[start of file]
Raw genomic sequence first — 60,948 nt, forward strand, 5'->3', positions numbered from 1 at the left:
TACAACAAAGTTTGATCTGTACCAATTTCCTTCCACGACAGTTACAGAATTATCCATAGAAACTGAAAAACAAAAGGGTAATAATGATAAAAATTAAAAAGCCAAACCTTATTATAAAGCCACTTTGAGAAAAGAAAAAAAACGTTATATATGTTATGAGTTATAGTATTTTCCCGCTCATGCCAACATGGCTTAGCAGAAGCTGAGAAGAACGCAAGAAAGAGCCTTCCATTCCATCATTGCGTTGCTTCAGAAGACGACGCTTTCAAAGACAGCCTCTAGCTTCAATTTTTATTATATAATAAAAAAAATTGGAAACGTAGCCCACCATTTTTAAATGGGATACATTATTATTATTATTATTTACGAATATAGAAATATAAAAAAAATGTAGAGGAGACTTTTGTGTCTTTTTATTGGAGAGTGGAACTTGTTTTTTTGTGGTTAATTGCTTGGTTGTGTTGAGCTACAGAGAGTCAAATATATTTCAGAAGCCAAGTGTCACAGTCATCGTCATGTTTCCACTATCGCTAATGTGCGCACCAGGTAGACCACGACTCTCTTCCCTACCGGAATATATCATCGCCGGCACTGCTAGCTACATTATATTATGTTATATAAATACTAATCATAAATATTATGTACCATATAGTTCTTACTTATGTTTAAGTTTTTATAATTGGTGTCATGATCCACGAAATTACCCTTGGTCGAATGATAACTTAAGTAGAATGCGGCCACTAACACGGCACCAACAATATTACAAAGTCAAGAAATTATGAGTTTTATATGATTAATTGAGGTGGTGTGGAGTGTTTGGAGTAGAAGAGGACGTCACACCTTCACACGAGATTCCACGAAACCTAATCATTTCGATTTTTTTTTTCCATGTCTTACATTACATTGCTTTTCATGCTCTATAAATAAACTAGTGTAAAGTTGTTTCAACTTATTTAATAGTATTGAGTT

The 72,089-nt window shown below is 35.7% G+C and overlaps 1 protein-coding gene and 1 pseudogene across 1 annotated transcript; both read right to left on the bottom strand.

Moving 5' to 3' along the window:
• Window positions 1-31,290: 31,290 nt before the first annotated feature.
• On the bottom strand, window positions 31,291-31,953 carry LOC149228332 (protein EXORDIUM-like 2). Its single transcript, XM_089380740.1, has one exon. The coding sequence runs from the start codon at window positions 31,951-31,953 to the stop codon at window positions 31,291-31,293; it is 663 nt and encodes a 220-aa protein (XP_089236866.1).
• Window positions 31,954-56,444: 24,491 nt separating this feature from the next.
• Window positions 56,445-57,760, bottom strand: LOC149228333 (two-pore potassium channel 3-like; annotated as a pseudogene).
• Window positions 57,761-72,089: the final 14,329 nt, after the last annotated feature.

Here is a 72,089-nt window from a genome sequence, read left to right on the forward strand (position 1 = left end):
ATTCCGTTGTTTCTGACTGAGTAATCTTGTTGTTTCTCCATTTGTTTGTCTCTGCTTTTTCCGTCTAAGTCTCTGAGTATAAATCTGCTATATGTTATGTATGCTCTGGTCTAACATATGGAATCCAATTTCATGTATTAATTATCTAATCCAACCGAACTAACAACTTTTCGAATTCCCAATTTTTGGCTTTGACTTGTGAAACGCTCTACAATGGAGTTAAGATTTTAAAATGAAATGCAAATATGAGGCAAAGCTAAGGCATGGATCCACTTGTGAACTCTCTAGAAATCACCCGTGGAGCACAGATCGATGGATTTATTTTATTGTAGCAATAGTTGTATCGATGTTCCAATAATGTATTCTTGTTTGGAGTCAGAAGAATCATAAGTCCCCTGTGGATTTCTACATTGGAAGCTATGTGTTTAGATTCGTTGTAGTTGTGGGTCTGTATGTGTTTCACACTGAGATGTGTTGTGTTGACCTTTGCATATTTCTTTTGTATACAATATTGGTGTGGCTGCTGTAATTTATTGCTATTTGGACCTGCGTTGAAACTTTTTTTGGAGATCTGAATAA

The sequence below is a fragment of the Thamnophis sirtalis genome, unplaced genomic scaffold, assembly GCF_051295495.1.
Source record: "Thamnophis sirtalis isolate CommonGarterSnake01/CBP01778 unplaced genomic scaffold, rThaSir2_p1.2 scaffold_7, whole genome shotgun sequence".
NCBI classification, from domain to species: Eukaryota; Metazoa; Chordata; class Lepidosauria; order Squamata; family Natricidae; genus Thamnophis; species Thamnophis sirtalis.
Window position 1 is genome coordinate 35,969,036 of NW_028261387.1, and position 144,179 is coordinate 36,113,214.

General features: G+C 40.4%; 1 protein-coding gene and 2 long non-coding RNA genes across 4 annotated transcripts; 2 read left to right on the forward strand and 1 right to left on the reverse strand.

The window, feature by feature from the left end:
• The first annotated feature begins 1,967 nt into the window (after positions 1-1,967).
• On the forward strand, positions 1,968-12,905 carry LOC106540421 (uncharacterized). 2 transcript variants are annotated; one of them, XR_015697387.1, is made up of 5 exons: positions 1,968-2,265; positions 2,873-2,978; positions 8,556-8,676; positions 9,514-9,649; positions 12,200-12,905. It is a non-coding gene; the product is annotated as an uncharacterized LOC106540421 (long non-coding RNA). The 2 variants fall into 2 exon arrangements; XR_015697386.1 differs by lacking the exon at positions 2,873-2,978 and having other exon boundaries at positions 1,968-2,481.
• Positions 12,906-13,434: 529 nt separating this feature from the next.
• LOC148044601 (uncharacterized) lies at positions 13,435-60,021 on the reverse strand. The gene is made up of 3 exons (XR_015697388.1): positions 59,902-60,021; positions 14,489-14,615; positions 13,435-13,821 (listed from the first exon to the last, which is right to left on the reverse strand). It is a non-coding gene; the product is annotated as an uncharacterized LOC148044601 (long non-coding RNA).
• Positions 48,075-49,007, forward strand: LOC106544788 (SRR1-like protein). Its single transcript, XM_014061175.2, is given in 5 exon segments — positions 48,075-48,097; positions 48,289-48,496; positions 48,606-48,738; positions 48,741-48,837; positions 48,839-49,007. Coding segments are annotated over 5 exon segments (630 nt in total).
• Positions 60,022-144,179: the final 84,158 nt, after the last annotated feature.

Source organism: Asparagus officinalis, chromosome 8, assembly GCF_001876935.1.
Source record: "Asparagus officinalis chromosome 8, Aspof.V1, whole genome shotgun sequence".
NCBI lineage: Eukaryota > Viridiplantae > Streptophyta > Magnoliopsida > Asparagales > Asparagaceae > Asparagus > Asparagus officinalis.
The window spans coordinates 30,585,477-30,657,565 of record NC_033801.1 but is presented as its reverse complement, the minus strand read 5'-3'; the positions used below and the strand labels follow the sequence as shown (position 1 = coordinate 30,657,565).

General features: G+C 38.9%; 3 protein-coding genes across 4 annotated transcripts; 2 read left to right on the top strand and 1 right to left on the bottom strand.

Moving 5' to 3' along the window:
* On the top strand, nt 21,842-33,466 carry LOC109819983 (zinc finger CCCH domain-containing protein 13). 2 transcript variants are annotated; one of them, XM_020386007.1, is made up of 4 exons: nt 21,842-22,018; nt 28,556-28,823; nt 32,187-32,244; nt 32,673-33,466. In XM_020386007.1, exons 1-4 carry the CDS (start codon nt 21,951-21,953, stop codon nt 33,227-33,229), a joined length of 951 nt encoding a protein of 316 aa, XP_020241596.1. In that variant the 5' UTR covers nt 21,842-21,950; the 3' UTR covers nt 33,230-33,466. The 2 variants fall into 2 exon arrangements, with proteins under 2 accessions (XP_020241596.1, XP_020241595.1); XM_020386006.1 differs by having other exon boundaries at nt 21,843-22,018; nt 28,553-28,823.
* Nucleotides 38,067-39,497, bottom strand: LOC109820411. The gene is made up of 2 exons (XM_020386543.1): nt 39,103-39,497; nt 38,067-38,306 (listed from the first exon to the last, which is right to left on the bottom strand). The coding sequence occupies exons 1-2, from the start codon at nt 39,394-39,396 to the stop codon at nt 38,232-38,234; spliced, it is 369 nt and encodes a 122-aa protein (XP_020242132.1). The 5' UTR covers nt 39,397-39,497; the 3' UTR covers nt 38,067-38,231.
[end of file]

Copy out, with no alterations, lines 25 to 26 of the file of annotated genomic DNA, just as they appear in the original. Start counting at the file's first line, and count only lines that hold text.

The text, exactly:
Source record: "Asparagus officinalis chromosome 8, Aspof.V1, whole genome shotgun sequence".
NCBI lineage: Eukaryota > Viridiplantae > Streptophyta > Magnoliopsida > Asparagales > Asparagaceae > Asparagus > Asparagus officinalis.